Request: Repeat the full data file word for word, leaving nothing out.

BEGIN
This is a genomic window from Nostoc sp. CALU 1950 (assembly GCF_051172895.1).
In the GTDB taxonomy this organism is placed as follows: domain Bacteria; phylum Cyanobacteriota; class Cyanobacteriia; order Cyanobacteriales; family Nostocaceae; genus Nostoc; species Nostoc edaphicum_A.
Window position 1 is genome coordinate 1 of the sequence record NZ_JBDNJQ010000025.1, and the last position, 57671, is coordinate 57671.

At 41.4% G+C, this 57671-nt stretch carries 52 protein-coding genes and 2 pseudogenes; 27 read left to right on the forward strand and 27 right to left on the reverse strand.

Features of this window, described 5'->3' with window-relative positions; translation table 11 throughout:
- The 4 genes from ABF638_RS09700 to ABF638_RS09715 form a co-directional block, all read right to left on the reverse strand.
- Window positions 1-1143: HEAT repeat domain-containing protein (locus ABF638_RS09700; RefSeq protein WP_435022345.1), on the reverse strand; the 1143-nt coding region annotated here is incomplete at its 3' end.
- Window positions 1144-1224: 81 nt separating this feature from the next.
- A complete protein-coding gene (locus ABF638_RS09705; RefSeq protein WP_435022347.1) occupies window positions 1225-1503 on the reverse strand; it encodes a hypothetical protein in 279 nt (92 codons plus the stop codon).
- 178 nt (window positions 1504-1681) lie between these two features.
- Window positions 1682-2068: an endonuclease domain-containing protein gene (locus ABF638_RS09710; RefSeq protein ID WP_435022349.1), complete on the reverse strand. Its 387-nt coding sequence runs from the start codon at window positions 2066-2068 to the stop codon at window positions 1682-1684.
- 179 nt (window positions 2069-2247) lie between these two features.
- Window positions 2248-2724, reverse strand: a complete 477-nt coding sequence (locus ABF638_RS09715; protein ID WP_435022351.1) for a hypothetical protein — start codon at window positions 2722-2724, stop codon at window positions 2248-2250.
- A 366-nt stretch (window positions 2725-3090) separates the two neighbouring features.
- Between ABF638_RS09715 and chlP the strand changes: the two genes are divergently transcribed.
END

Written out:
This is a genomic window from Nostoc sp. CALU 1950 (assembly GCF_051172895.1).
In the GTDB taxonomy this organism is placed as follows: domain Bacteria; phylum Cyanobacteriota; class Cyanobacteriia; order Cyanobacteriales; family Nostocaceae; genus Nostoc; species Nostoc edaphicum_A.
Window position 1 is genome coordinate 1 of the sequence record NZ_JBDNJQ010000025.1, and the last position, 57671, is coordinate 57671.

At 41.4% G+C, this 57671-nt stretch carries 52 protein-coding genes and 2 pseudogenes; 27 read left to right on the forward strand and 27 right to left on the reverse strand.

Features of this window, described 5'->3' with window-relative positions; translation table 11 throughout:
- The 4 genes from ABF638_RS09700 to ABF638_RS09715 form a co-directional block, all read right to left on the reverse strand.
- Window positions 1-1143: HEAT repeat domain-containing protein (locus ABF638_RS09700; RefSeq protein WP_435022345.1), on the reverse strand; the 1143-nt coding region annotated here is incomplete at its 3' end.
- Window positions 1144-1224: 81 nt separating this feature from the next.
- A complete protein-coding gene (locus ABF638_RS09705; RefSeq protein WP_435022347.1) occupies window positions 1225-1503 on the reverse strand; it encodes a hypothetical protein in 279 nt (92 codons plus the stop codon).
- 178 nt (window positions 1504-1681) lie between these two features.
- Window positions 1682-2068: an endonuclease domain-containing protein gene (locus ABF638_RS09710; RefSeq protein ID WP_435022349.1), complete on the reverse strand. Its 387-nt coding sequence runs from the start codon at window positions 2066-2068 to the stop codon at window positions 1682-1684.
- 179 nt (window positions 2069-2247) lie between these two features.
- Window positions 2248-2724, reverse strand: a complete 477-nt coding sequence (locus ABF638_RS09715; protein ID WP_435022351.1) for a hypothetical protein — start codon at window positions 2722-2724, stop codon at window positions 2248-2250.
- A 366-nt stretch (window positions 2725-3090) separates the two neighbouring features.
- Between ABF638_RS09715 and chlP the strand changes: the two genes are divergently transcribed.